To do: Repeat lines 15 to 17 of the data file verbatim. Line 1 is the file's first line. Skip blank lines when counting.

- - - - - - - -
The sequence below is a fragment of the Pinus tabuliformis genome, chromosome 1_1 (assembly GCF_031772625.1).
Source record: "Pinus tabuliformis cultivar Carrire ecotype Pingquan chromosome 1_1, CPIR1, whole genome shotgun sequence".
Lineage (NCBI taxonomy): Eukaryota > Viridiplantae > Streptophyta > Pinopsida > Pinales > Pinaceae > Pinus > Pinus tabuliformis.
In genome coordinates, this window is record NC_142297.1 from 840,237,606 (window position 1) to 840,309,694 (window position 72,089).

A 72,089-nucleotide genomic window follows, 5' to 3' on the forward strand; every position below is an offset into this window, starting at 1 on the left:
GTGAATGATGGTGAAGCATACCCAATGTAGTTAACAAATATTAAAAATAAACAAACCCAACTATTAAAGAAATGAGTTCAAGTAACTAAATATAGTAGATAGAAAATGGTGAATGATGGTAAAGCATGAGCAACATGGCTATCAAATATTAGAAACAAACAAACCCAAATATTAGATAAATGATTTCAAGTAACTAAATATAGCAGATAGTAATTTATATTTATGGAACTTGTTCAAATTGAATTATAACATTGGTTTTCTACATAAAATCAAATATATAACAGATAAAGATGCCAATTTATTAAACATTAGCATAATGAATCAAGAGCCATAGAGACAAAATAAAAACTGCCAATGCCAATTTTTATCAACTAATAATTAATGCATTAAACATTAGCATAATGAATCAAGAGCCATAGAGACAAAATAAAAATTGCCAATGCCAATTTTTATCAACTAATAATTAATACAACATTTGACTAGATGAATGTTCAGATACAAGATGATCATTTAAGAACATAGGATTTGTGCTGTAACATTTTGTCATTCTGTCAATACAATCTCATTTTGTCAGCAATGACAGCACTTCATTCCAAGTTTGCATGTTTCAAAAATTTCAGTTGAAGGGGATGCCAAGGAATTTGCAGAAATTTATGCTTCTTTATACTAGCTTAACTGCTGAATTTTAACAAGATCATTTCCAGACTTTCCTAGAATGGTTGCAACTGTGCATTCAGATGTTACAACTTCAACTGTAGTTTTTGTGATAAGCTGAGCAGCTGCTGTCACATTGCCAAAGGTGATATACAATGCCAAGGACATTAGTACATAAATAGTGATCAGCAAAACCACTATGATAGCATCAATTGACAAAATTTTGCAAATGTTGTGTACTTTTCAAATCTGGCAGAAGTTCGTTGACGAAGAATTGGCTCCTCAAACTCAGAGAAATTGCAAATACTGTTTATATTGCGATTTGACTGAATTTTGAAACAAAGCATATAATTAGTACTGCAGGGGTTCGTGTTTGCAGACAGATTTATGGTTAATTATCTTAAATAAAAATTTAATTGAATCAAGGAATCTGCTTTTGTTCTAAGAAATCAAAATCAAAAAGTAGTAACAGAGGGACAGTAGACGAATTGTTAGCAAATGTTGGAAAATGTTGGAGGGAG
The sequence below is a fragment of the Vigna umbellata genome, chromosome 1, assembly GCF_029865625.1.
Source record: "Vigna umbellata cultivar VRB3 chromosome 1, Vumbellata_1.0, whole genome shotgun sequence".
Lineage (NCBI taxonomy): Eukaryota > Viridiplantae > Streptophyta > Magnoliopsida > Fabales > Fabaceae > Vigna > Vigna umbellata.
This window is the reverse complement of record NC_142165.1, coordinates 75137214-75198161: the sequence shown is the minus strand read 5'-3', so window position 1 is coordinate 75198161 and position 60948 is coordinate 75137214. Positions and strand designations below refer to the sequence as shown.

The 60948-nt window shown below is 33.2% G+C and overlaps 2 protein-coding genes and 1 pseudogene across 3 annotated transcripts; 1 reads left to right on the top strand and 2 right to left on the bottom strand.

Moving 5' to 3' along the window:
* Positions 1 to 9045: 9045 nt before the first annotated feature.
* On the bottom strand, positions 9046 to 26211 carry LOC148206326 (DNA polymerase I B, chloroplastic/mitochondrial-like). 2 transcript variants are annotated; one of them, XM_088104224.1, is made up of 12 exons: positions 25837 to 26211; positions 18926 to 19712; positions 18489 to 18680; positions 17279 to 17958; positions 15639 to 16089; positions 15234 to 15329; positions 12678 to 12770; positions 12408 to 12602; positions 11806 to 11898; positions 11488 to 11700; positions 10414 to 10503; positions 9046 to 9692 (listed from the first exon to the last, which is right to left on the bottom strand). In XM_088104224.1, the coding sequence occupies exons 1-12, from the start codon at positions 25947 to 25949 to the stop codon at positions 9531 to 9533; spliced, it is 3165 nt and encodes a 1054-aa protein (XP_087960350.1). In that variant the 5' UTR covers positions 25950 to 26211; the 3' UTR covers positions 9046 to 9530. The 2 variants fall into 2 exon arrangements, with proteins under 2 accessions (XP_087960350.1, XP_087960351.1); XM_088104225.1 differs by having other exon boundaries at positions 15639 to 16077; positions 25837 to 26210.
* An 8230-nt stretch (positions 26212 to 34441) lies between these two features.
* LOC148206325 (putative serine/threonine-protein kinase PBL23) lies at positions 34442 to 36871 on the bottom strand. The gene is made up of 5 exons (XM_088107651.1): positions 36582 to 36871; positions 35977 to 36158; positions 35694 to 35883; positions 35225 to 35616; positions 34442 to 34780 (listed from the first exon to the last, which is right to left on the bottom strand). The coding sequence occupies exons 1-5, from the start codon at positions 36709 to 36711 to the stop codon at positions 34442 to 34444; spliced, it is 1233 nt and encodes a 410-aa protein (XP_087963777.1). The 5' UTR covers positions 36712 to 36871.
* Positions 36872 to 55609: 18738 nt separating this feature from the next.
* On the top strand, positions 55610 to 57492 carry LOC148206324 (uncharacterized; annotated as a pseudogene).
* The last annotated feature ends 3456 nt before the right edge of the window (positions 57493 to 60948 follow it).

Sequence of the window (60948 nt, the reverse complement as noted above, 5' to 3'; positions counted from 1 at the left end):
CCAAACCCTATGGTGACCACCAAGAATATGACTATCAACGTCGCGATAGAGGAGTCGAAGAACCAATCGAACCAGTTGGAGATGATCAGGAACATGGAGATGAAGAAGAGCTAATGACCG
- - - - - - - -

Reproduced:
* An 8230-nt stretch (positions 26212 to 34441) lies between these two features.
* LOC148206325 (putative serine/threonine-protein kinase PBL23) lies at positions 34442 to 36871 on the bottom strand. The gene is made up of 5 exons (XM_088107651.1): positions 36582 to 36871; positions 35977 to 36158; positions 35694 to 35883; positions 35225 to 35616; positions 34442 to 34780 (listed from the first exon to the last, which is right to left on the bottom strand). The coding sequence occupies exons 1-5, from the start codon at positions 36709 to 36711 to the stop codon at positions 34442 to 34444; spliced, it is 1233 nt and encodes a 410-aa protein (XP_087963777.1). The 5' UTR covers positions 36712 to 36871.
* Positions 36872 to 55609: 18738 nt separating this feature from the next.